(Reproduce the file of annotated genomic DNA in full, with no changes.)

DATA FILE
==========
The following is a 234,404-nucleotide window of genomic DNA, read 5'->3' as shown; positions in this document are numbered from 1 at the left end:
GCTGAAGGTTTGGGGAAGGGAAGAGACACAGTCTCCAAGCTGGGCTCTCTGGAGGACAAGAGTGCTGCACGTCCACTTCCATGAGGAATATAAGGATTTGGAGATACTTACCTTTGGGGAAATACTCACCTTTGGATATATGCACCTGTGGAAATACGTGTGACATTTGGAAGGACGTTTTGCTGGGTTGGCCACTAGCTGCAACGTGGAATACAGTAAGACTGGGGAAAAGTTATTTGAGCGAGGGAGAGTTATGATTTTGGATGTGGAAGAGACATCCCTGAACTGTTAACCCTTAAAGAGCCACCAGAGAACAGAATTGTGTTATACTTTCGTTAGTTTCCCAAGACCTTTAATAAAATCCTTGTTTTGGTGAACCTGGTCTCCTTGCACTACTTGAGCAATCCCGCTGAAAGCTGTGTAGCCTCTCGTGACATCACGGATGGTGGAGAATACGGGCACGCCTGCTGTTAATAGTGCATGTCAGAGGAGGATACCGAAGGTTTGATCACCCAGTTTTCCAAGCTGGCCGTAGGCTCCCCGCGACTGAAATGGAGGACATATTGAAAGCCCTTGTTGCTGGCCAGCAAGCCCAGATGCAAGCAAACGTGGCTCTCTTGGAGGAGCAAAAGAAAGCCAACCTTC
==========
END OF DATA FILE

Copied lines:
The following is a 234,404-nucleotide window of genomic DNA, read 5'->3' as shown; positions in this document are numbered from 1 at the left end:
GCTGAAGGTTTGGGGAAGGGAAGAGACACAGTCTCCAAGCTGGGCTCTCTGGAGGACAAGAGTGCTGCACGTCCACTTCCATGAGGAATATAAGGATTTGGAGATACTTACCTTTGGGGAAATACTCACCTTTGGATATATGCACCTGTGGAAATACGTGTGACATTTGGAAGGACGTTTTGCTGGGTTGGCCACTAGCTGCAACGTGGAATACAGTAAGACTGGGGAAAAGTTATTTGAGCGAGGGAGAGTTATGATTTTGGATGTGGAAGAGACATCCCTGAACTGTTAACCCTTAAAGAGCCACCAGAGAACAGAATTGTGTTATACTTTCGTTAGTTTCCCAAGACCTTTAATAAAATCCTTGTTTTGGTGAACCTGGTCTCCTTGCACTACTTGAGCAATCCCGCTGAAAGCTGTGTAGCCTCTCGTGACATCACGGATGGTGGAGAATACGGGCACGCCTGCTGTTAATAGTGCATGTCAGAGGAGGATACCGAAGGTTTGATCACCCAGTTTTCCAAGCTGGCCGTAGGCTCCCCGCGACTGAAATGGAGGACATATTGAAAGCCCTTGTTGCTGGCCAGCAAGCCCAGATGCAAGCAAACGTGGCTCTCTTGGAGGAGCAAAAGAAAGCCAACCTTC